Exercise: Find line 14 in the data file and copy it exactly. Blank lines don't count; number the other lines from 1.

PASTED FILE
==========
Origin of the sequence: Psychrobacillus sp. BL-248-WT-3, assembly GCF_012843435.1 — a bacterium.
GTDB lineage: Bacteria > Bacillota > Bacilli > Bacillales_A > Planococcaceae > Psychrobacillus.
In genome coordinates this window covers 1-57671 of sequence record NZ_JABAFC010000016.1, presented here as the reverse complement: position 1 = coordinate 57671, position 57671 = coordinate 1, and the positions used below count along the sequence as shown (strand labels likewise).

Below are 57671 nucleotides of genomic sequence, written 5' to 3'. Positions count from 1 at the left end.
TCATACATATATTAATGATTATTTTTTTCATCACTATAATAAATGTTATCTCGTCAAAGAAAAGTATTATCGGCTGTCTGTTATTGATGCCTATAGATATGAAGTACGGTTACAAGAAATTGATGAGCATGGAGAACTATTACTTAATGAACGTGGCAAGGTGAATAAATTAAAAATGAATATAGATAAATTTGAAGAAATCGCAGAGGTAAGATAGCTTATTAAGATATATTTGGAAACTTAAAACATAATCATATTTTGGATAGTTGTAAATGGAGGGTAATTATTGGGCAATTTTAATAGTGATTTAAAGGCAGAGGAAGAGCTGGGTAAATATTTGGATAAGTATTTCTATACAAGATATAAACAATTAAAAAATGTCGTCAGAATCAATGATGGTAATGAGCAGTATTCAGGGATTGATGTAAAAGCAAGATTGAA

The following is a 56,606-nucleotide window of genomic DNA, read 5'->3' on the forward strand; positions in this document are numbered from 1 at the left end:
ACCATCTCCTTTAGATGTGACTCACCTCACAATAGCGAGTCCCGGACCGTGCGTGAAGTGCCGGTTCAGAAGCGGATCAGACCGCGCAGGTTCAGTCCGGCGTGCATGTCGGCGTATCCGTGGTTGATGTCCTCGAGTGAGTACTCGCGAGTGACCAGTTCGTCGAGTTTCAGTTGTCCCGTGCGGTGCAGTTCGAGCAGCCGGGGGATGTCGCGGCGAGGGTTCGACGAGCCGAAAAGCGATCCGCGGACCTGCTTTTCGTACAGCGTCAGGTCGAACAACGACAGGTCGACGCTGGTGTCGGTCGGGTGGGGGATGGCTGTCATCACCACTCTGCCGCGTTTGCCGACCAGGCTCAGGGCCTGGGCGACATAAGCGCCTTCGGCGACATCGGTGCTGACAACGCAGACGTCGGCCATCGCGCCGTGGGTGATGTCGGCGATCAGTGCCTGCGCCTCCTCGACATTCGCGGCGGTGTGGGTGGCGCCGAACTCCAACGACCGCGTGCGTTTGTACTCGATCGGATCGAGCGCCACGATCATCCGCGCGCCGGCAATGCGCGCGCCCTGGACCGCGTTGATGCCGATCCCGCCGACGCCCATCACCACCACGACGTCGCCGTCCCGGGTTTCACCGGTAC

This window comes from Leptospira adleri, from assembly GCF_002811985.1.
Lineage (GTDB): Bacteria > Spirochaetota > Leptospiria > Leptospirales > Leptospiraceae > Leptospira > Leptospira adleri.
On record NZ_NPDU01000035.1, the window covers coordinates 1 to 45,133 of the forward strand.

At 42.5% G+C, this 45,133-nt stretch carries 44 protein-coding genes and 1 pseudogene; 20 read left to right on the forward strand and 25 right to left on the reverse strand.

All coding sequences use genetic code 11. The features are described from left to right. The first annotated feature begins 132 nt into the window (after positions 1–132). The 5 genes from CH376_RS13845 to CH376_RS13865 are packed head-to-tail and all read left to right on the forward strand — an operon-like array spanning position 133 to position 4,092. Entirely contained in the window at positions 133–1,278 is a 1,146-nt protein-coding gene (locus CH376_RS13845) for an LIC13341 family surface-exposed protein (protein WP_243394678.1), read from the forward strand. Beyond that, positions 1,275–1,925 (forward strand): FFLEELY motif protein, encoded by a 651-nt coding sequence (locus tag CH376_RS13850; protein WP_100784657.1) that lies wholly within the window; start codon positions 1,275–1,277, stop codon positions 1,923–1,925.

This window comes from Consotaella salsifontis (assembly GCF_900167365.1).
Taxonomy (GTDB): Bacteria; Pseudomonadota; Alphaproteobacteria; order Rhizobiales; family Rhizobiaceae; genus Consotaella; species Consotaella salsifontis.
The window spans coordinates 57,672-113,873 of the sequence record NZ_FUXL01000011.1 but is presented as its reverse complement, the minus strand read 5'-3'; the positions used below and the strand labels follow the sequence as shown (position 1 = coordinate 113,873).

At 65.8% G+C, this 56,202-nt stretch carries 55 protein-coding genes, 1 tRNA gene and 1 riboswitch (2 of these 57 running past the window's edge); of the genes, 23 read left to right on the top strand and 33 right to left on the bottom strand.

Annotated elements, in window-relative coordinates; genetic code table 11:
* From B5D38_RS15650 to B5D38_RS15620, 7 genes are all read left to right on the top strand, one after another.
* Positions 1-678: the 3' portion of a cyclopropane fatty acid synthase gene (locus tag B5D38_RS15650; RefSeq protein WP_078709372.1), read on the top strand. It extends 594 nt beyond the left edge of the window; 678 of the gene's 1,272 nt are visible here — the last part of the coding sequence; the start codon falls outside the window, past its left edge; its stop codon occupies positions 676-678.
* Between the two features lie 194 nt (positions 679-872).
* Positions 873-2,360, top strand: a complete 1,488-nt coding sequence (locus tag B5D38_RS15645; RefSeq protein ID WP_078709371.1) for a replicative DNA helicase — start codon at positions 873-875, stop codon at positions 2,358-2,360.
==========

Taxonomy (GTDB): Bacteria; Pseudomonadota; Alphaproteobacteria; order Rhizobiales; family Rhizobiaceae; genus Consotaella; species Consotaella salsifontis.